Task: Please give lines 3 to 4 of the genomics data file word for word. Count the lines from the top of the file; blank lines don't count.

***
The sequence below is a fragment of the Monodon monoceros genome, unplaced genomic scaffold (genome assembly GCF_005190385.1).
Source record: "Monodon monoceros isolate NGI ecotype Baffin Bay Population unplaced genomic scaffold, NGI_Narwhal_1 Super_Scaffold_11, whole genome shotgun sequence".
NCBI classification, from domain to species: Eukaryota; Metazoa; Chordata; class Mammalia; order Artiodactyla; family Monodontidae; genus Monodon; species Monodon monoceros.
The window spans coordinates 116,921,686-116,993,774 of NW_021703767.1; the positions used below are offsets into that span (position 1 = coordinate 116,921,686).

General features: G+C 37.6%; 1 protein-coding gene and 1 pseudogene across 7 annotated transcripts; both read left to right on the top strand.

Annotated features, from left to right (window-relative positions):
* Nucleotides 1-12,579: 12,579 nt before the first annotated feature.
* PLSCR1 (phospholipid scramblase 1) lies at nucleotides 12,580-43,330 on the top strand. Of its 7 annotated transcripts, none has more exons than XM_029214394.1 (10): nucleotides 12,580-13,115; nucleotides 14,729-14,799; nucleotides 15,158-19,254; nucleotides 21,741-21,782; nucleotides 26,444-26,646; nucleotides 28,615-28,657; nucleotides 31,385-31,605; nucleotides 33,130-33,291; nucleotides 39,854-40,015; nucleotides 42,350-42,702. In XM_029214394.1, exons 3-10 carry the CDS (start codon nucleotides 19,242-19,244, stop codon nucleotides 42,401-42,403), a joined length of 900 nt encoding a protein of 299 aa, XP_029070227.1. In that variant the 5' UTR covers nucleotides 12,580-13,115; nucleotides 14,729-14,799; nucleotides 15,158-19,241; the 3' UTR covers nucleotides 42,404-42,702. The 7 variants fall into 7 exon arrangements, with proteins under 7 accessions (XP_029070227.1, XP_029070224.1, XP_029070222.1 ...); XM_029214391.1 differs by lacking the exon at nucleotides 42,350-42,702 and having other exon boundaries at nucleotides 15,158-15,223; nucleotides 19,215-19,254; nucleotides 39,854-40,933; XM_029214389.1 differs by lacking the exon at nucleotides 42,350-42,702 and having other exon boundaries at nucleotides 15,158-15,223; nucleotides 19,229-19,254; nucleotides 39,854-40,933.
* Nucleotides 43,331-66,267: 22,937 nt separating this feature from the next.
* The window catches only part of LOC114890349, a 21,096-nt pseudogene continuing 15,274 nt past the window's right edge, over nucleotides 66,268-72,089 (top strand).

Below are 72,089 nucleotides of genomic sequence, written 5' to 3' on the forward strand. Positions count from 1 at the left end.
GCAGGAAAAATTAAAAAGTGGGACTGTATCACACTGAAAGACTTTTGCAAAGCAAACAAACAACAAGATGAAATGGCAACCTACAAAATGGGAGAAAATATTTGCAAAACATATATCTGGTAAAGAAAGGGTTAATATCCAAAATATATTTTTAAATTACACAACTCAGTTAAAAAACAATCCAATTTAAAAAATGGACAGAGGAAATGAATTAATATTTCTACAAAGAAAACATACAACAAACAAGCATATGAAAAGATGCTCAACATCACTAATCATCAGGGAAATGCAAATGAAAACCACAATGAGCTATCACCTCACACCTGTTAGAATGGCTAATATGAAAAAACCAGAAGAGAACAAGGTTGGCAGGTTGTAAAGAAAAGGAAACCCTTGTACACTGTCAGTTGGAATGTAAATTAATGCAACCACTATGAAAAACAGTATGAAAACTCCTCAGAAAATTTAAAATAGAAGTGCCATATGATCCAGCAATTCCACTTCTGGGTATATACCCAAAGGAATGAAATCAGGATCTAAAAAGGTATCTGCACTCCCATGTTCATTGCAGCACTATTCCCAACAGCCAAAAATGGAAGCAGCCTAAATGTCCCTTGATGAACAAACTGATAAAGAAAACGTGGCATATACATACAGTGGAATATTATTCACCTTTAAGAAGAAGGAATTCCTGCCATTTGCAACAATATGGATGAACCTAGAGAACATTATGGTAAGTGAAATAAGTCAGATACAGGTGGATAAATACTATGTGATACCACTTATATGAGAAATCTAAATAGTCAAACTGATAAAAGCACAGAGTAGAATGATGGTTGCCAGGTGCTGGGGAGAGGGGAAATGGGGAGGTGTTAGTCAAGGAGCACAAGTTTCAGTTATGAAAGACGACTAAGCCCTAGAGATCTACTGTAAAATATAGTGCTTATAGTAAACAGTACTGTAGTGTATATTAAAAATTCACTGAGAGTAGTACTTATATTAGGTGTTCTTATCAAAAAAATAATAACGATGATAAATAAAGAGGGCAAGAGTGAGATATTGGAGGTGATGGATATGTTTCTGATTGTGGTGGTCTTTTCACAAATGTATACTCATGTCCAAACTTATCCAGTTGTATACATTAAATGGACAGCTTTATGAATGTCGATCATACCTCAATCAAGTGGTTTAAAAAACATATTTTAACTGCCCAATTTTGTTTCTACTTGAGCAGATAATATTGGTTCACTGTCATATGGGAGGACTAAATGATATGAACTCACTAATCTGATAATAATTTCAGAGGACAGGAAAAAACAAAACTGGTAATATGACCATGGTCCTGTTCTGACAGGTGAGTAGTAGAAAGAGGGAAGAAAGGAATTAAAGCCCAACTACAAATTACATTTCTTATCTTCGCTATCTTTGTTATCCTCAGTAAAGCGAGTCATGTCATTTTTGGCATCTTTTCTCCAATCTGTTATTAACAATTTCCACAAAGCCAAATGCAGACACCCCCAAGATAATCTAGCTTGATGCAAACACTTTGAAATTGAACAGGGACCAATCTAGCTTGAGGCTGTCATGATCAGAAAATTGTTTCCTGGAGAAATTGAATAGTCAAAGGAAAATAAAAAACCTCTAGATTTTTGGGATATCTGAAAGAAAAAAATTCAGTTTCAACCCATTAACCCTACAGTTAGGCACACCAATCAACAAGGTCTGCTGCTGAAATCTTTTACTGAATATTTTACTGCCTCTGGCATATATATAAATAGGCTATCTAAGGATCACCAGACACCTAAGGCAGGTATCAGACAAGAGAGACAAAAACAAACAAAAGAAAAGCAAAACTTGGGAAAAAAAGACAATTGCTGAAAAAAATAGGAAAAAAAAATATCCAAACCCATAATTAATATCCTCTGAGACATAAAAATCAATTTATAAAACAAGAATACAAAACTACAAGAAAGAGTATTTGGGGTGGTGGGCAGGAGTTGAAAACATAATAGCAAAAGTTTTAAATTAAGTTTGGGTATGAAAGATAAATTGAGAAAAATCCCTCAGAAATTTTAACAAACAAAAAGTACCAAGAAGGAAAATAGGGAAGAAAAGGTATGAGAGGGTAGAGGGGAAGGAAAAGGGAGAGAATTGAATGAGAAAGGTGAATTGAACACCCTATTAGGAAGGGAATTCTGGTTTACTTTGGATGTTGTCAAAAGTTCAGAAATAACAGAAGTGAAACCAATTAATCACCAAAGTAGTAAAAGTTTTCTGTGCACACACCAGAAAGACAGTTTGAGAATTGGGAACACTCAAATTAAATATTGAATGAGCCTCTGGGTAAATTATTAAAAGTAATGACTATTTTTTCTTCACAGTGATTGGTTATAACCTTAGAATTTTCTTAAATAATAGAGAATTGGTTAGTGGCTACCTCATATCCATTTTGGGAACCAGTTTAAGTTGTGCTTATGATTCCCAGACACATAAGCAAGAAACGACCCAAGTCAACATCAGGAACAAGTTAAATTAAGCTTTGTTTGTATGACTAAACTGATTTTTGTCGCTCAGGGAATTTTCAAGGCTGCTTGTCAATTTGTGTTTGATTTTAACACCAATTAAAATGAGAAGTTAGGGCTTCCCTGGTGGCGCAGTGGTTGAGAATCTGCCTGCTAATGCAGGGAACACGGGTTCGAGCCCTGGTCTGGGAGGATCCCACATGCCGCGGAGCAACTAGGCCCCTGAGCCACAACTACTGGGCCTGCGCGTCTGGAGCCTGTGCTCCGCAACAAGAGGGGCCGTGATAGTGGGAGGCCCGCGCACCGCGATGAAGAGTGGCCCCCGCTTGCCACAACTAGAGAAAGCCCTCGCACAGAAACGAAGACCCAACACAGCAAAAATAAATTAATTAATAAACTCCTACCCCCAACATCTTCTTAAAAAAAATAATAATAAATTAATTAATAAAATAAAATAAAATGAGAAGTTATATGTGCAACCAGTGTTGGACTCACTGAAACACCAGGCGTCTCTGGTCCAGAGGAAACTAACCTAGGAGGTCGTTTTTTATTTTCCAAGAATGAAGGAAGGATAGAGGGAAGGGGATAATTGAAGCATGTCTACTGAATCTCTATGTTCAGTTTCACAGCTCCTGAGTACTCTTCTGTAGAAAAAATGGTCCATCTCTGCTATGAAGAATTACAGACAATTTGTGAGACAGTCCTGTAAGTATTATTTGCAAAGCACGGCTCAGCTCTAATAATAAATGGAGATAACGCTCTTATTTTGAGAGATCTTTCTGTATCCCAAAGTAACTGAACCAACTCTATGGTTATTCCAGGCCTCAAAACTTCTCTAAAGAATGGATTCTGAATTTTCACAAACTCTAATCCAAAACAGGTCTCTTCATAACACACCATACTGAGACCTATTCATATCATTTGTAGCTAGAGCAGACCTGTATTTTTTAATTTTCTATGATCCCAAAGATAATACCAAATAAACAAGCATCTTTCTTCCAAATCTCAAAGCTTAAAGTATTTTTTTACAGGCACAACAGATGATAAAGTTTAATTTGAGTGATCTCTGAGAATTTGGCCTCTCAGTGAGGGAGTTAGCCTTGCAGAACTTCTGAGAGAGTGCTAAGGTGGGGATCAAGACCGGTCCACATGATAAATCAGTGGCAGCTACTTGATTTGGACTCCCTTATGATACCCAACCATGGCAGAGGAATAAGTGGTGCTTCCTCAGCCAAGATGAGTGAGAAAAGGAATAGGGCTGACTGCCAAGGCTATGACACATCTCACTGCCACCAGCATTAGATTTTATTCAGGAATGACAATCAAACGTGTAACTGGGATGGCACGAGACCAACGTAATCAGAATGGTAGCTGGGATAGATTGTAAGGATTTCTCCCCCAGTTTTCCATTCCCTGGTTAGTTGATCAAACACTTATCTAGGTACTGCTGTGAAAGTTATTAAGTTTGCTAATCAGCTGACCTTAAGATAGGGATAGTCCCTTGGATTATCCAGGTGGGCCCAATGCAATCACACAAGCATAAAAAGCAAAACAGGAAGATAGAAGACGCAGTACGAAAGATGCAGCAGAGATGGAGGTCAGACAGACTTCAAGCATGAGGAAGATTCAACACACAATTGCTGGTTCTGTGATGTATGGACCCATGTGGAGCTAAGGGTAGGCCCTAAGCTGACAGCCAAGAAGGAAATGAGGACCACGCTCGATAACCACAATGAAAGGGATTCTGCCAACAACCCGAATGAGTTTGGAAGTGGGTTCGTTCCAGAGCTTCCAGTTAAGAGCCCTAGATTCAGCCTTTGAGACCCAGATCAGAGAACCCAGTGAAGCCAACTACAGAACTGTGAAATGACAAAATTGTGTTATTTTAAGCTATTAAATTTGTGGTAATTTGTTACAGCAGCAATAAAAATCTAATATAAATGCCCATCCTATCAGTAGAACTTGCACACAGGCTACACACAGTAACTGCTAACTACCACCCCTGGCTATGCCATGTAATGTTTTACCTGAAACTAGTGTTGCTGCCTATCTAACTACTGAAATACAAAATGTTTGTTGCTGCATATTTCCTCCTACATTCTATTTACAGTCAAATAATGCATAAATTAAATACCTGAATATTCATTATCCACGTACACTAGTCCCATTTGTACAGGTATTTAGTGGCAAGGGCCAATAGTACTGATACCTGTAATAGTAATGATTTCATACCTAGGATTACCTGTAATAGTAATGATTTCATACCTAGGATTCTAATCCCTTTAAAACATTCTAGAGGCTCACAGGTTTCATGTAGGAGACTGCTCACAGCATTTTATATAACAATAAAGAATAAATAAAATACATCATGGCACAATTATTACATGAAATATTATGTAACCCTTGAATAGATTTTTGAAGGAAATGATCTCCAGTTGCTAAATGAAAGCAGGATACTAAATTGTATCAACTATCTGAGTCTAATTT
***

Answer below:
NCBI classification, from domain to species: Eukaryota; Metazoa; Chordata; class Mammalia; order Artiodactyla; family Monodontidae; genus Monodon; species Monodon monoceros.
The window spans coordinates 116,921,686-116,993,774 of NW_021703767.1; the positions used below are offsets into that span (position 1 = coordinate 116,921,686).